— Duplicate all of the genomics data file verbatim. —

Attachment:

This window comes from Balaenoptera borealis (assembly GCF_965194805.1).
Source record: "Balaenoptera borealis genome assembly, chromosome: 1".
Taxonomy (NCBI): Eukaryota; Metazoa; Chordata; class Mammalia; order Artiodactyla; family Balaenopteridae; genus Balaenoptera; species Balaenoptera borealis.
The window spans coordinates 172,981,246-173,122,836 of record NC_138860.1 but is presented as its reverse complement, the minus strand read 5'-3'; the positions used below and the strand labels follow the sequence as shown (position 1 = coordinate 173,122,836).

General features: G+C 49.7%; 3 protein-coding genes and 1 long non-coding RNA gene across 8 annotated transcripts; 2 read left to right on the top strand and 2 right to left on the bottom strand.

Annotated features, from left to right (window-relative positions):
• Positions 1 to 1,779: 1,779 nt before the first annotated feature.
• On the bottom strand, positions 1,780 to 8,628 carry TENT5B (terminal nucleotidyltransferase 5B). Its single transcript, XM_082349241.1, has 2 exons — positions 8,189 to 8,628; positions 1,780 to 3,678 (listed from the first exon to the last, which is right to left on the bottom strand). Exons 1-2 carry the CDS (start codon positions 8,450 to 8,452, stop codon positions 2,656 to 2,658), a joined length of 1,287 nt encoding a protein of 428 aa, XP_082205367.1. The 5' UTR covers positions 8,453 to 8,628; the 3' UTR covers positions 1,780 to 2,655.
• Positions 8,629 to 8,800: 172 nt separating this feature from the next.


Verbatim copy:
This window comes from Balaenoptera borealis (assembly GCF_965194805.1).
Source record: "Balaenoptera borealis genome assembly, chromosome: 1".
Taxonomy (NCBI): Eukaryota; Metazoa; Chordata; class Mammalia; order Artiodactyla; family Balaenopteridae; genus Balaenoptera; species Balaenoptera borealis.
The window spans coordinates 172,981,246-173,122,836 of record NC_138860.1 but is presented as its reverse complement, the minus strand read 5'-3'; the positions used below and the strand labels follow the sequence as shown (position 1 = coordinate 173,122,836).

General features: G+C 49.7%; 3 protein-coding genes and 1 long non-coding RNA gene across 8 annotated transcripts; 2 read left to right on the top strand and 2 right to left on the bottom strand.

Annotated features, from left to right (window-relative positions):
• Positions 1 to 1,779: 1,779 nt before the first annotated feature.
• On the bottom strand, positions 1,780 to 8,628 carry TENT5B (terminal nucleotidyltransferase 5B). Its single transcript, XM_082349241.1, has 2 exons — positions 8,189 to 8,628; positions 1,780 to 3,678 (listed from the first exon to the last, which is right to left on the bottom strand). Exons 1-2 carry the CDS (start codon positions 8,450 to 8,452, stop codon positions 2,656 to 2,658), a joined length of 1,287 nt encoding a protein of 428 aa, XP_082205367.1. The 5' UTR covers positions 8,453 to 8,628; the 3' UTR covers positions 1,780 to 2,655.
• Positions 8,629 to 8,800: 172 nt separating this feature from the next.